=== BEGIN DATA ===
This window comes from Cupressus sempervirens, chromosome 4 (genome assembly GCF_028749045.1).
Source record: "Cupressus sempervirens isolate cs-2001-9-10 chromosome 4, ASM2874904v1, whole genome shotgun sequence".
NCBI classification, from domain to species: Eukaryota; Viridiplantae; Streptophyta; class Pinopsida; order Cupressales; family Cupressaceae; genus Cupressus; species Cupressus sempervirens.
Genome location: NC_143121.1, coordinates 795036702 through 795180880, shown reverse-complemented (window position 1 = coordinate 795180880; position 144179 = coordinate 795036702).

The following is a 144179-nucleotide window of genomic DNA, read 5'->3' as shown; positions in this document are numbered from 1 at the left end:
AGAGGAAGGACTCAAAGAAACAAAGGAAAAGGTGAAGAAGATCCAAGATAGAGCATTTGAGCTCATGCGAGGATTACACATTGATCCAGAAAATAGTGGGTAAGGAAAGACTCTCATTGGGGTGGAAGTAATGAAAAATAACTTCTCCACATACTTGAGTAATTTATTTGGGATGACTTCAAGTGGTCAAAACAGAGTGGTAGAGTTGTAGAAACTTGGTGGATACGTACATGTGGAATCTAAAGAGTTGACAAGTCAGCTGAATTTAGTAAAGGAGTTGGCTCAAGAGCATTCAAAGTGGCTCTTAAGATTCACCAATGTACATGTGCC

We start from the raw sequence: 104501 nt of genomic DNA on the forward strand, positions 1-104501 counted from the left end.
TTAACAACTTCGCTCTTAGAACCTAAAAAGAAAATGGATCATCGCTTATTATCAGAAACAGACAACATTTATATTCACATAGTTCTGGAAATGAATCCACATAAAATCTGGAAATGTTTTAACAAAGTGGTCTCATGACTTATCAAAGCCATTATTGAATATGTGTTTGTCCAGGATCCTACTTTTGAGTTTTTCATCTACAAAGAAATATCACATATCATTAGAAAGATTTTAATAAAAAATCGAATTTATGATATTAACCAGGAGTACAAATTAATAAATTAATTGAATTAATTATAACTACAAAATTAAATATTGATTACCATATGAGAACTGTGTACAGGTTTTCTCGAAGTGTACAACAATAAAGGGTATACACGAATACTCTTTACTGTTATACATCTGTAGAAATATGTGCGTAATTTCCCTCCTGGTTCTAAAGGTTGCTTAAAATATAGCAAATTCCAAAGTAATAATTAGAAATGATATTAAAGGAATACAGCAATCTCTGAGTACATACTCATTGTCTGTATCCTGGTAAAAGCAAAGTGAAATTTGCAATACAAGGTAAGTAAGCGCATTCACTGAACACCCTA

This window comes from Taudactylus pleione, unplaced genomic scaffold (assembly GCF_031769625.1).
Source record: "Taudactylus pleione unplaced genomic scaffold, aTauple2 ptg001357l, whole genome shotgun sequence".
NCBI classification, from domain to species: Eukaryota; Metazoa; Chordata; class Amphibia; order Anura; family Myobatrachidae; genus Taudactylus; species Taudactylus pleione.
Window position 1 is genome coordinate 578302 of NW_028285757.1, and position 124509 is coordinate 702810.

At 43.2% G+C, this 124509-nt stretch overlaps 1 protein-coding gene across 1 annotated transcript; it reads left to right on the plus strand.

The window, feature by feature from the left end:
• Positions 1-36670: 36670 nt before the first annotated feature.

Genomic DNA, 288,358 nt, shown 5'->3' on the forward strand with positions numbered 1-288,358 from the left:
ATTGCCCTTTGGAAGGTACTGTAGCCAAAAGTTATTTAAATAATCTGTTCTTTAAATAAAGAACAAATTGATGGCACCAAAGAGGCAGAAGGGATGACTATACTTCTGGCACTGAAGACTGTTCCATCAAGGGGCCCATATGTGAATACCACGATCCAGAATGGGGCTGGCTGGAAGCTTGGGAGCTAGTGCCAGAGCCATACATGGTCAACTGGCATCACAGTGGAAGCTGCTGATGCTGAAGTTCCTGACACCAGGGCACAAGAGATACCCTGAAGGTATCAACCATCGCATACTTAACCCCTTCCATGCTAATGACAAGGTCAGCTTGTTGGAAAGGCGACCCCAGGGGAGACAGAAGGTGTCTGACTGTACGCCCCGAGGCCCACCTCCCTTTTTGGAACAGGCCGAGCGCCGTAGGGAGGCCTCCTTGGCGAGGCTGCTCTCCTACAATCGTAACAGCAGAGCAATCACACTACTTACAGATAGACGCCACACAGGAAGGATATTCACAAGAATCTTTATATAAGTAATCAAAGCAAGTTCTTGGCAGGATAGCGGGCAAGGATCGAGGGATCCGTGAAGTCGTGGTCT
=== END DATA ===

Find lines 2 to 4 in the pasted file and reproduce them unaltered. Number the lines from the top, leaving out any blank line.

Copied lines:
Source record: "Cupressus sempervirens isolate cs-2001-9-10 chromosome 4, ASM2874904v1, whole genome shotgun sequence".
NCBI classification, from domain to species: Eukaryota; Viridiplantae; Streptophyta; class Pinopsida; order Cupressales; family Cupressaceae; genus Cupressus; species Cupressus sempervirens.
Genome location: NC_143121.1, coordinates 795036702 through 795180880, shown reverse-complemented (window position 1 = coordinate 795180880; position 144179 = coordinate 795036702).